In a series of tweets Thursday, Ocasio-Cortez said that in order to avoid looking "utterly out of touch," people should question whether a non-violent criminal should lose the right to vote.
Alexandria Ocasio-Cortez, along with Saikat Chakrabarti, her chief of staff, have both entered into the discussion around Bernie Sanders’ suggestion that felons should be given voting rights. (AP)
Her comments furthered an already brewing debate that Sen. Bernie Sanders, I-Vt., started when he indicated that he would support all felons — including sexual assaulters and murderers like Boston marathon bomber Dzhokhar Tsarnaev — receiving the right to vote.
For Ocasio-Cortez, critics should have been more concerned about a "nonviolent person stopped [with] a dime bag," a reference to a small bag of illicit drugs.
She went on to suggest the U.S. prison system was unjust, pointing to slavery and international incarceration rates.
The New York Congresswoman portrayed mass incarceration as ultimately stemming from slavery in the United States.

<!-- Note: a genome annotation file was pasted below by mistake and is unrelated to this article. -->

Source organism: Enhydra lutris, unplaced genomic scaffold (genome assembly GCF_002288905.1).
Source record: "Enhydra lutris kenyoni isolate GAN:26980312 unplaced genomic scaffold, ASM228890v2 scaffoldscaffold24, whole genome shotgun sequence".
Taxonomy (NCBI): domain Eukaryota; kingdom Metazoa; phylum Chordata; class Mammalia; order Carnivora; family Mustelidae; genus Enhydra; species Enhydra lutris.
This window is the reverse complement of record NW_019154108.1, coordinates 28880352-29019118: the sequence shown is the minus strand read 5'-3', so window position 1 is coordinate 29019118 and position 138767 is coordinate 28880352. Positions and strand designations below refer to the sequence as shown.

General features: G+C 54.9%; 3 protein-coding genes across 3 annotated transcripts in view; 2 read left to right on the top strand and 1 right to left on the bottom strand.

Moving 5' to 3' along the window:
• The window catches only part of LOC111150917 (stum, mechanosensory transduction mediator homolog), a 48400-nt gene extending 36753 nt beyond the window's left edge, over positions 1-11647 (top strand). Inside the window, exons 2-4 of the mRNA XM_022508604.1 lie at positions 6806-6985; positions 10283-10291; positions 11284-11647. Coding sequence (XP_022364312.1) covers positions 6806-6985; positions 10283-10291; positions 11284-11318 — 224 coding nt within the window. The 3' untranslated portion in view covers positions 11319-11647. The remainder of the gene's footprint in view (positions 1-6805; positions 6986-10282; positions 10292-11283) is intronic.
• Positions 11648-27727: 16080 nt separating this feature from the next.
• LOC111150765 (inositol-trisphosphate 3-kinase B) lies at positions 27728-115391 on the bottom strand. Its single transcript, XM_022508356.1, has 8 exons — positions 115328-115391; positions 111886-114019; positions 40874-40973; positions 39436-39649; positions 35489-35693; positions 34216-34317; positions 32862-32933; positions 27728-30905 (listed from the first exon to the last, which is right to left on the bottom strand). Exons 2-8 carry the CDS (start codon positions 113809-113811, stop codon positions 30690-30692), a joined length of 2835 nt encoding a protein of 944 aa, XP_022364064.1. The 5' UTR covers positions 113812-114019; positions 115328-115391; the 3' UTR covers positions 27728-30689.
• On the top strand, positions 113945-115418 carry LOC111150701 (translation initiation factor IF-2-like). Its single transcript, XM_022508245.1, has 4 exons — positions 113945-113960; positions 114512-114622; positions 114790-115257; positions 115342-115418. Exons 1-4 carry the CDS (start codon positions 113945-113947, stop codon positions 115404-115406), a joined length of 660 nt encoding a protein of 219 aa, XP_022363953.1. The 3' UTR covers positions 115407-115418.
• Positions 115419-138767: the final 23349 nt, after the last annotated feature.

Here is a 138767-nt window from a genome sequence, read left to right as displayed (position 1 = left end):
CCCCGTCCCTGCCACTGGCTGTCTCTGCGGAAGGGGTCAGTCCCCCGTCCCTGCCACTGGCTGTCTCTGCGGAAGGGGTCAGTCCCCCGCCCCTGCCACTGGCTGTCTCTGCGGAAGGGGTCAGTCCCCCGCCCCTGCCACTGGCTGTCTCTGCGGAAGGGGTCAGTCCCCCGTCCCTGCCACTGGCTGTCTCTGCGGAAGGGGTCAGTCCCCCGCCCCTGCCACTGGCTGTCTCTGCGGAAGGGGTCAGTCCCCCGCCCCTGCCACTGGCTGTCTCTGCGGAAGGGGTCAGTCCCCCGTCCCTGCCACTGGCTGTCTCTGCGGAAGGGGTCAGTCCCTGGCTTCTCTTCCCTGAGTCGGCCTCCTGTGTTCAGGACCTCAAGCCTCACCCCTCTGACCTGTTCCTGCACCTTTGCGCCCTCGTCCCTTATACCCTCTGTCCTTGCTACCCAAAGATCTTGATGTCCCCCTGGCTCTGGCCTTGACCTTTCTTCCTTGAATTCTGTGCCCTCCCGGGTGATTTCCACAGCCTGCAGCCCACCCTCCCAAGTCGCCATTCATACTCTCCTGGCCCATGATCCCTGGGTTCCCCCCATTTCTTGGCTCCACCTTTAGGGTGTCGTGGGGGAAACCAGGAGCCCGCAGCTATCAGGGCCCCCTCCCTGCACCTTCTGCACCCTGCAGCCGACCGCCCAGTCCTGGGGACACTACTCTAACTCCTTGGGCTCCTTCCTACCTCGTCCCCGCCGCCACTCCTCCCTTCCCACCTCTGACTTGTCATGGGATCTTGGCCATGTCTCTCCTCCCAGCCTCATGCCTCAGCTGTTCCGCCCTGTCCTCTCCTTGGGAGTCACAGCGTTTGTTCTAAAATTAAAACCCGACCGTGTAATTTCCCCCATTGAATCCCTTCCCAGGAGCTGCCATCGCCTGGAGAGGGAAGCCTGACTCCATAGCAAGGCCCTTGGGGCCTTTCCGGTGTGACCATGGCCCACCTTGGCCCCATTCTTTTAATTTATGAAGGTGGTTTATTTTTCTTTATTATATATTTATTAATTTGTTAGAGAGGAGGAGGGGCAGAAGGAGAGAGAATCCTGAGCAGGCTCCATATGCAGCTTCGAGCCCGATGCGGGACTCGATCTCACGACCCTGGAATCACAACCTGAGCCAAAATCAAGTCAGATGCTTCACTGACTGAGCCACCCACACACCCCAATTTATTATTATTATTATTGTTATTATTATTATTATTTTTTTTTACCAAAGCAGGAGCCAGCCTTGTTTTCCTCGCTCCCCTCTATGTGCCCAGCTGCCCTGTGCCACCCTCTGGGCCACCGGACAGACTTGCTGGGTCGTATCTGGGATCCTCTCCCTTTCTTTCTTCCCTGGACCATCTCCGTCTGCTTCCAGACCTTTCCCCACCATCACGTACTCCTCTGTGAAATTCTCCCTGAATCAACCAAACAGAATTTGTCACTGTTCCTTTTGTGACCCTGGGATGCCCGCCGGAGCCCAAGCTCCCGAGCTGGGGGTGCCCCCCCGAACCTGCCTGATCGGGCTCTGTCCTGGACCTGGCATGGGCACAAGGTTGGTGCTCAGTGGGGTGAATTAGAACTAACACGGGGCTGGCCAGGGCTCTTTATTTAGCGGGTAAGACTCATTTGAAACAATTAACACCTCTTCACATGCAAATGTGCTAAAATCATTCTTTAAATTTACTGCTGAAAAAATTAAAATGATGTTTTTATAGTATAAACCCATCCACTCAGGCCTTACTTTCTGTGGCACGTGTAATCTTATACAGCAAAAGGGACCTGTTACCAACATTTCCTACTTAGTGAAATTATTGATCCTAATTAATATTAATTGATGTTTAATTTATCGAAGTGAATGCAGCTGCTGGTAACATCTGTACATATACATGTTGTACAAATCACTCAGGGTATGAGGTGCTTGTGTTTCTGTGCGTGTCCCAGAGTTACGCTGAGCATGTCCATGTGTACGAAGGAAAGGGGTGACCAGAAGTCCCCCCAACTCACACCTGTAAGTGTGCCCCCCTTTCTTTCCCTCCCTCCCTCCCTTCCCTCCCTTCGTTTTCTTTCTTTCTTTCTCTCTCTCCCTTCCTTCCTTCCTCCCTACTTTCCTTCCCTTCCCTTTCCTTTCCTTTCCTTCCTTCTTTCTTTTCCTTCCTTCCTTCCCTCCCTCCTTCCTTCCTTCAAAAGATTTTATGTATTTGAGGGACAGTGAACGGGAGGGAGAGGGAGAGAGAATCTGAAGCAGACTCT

"Black Americans & [people of color] are far more likely to be convicted + sentenced longer than White Americans for similar crimes," she tweeted.
Apparently annoyed by the responses on Twitter, Ocasio-Cortez knocked pundits whom she felt were like "1st graders" commenting on her tweets.
"GOP already bad-faith attacking 'nonviolent offenses.' Clearly if you are looking at CONTEXT CLUES in my thread & limits of 280 chars you know I’m referring to nonviolent drug offenses," she tweeted.
Her chief of staff also received backlash after his Wednesday tweet which implied prisoners were "most affected by unjust laws."
"What's the reason NOT to let incarcerated people vote?" he asked. "Shouldn't the people most affected by unjust laws have some say in electing people to change them?"
Although Sanders, somewhat of a progressive icon, has endorsed voting rights for prisoners, other 2020 hopefuls seemed more hesitant. Mayor Pete Buttigieg, who was ranked among the top three candidates in a poll this month, said that while he supported restoring felons' voting rights, he didn't think they should receive that right while incarcerated.